The decline of wild bees in China threatens more than just its apple and pear harvests, says pollination expert Dave Goulson.
In the last 50 years, the global human population has nearly doubled, while the average calories consumed per person has increased by about 30%.
To cope with the ever growing demand for food, more land has been brought into agricultural production, mainly by clearing forests, and farming has become much more intensive. Fertilisers, pesticides, and development of new plant varieties have allowed farmers to increase the average yield of food per hectare to increase by 130% in the same period.
It is obvious that this pattern cannot go on for ever; we will run out of forests to clear, and we cannot squeeze ever more food from the same area of land. There are cracks beginning to show; highly intensive farming may not be sustainable in the long term.
Globally, about 75 billion tons of soil is lost every year, washed away or blown out to sea after ploughing. Three hundred and twenty million hectares of land have been affected by a build up of salt due to irrigation practices. Roughly 40% of all agricultural land is now degraded in one way or another.
The role of bees and pollinators
Farming and human health depend upon the ecosystem services provided by wild organisms; worms, woodlice, millipedes and a host of other creatures which help with soil formation, forests to produce oxygen, prevent soil erosion and regulate water flow, birds to eat insect pests, flies and beetles to break down animal dung, bees and other pollinators to pollinate crops.
Modern farming threatens to eradicate these organism, and so undermine itself.
Pollination provides one of the clearest examples of how our disregard for the health of the environment threatens our own survival. About 75% of all crop species require pollination by animals of some sort, often by bees, but sometimes by flies, butterflies, birds or even bats.
Crop pollination by insects has been estimated to be worth $14.6 billion to the economy of the USA and £440 million a year to the UK. Some pollination is done by domesticated honeybees, but the bulk of pollination of most crops is done by wild insects, including many species of wild bee such as bumblebees.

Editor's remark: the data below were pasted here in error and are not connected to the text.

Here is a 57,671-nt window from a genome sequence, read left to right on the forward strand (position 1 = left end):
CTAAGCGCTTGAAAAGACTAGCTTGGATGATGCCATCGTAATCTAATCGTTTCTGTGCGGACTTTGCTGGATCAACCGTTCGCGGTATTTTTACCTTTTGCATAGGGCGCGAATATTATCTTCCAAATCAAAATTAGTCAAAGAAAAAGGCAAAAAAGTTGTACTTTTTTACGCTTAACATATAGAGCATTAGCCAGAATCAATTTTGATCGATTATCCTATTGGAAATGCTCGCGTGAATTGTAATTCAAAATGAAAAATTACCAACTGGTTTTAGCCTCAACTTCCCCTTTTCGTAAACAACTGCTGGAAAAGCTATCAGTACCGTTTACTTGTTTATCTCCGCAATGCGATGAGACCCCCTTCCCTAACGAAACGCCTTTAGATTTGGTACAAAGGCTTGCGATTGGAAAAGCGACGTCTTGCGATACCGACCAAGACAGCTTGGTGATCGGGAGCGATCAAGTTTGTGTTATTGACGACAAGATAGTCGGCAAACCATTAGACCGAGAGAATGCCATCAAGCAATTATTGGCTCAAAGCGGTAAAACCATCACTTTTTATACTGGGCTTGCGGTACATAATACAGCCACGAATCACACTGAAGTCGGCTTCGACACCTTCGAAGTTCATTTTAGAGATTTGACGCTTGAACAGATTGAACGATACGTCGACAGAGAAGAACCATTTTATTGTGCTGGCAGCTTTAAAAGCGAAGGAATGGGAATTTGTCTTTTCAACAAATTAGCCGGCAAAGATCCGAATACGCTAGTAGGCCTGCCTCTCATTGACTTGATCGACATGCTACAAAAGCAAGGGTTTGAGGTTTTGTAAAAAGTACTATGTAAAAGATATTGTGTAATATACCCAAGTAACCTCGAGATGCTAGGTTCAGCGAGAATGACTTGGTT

In the UK, for example, recent studies suggest that about one-third of pollination is delivered by honeybees, the rest being carried out by a range of wild insects. These animals need undisturbed places to nest, and flowers to feed on when the crops are not flowering.
However, bee diversity has declined markedly in Europe, with many species disappearing from much of their former range, and some species going extinct. The UK alone has lost three species of native bumblebee, and six more are listed as endangered. Four bumblebee species have gone extinct from the whole of Europe, and there is good evidence for similar declines in North America and China.
Pollinating animals fly in to our fields to pollinate crops from surrounding wild areas, but if there are no wild areas, or if the crops are doused in insecticides, then pollination will suffer and yields will decline.
China’s hand-pollinated orchards
Evidence from around the world points to falling and increasingly unpredictable yields of insect-pollinated crops, particularly in the areas with the most intensive farming. Where crops are grown in vast fields, there are not enough insects to go around. If insecticides are sprayed too frequently, then vital pollinators cannot survive.
The most dramatic example comes from the apple and pear orchards of south west China, where wild bees have been eradicated by excessive pesticide use and a lack of natural habitat.
In recent years, farmers have been forced to hand-pollinate their trees, carrying pots of pollen and paintbrushes with which to individually pollinate every flower, and using their children to climb up to the highest blossoms. This is clearly just possible for this high-value crop, but there are not enough humans in the world to pollinate all of our crops by hand.
There are simple solutions; studies in Europe and North America have found that planting strips of wildflowers on farms, and leaving patches of natural vegetation such as forests, can greatly boost pollinator populations. These practices can also increase populations of natural predators, decreasing the need for pesticide sprays.
With a little effort it is perfectly possible to grow food and look after the environment. In fact, taking a long term view, this is probably the only way to grow food, for otherwise there is a danger that farming will collapse.
Without bees, our diets would be depressingly poor. We would be forced to survive on wind-pollinated crops; wheat, barley and corn, and little else. Imagine shops without raspberries, apples, strawberries, peas, beans, courgettes, melons, tomatoes, blueberries, pumpkins and much more.
Bees and other insects have provided free pollination for our crops for millennia. They will continue to do so if we learn to recognise their importance and return the favour by providing them with what they need to survive.
We need to recognise that the health and wellbeing of our children depends upon us preserving a healthy environment, and that to do so requires that we show some respect for the myriad of wild animals and plants with which we share the world.
Dave Goulson is professor of biological science at Stirling University in the UK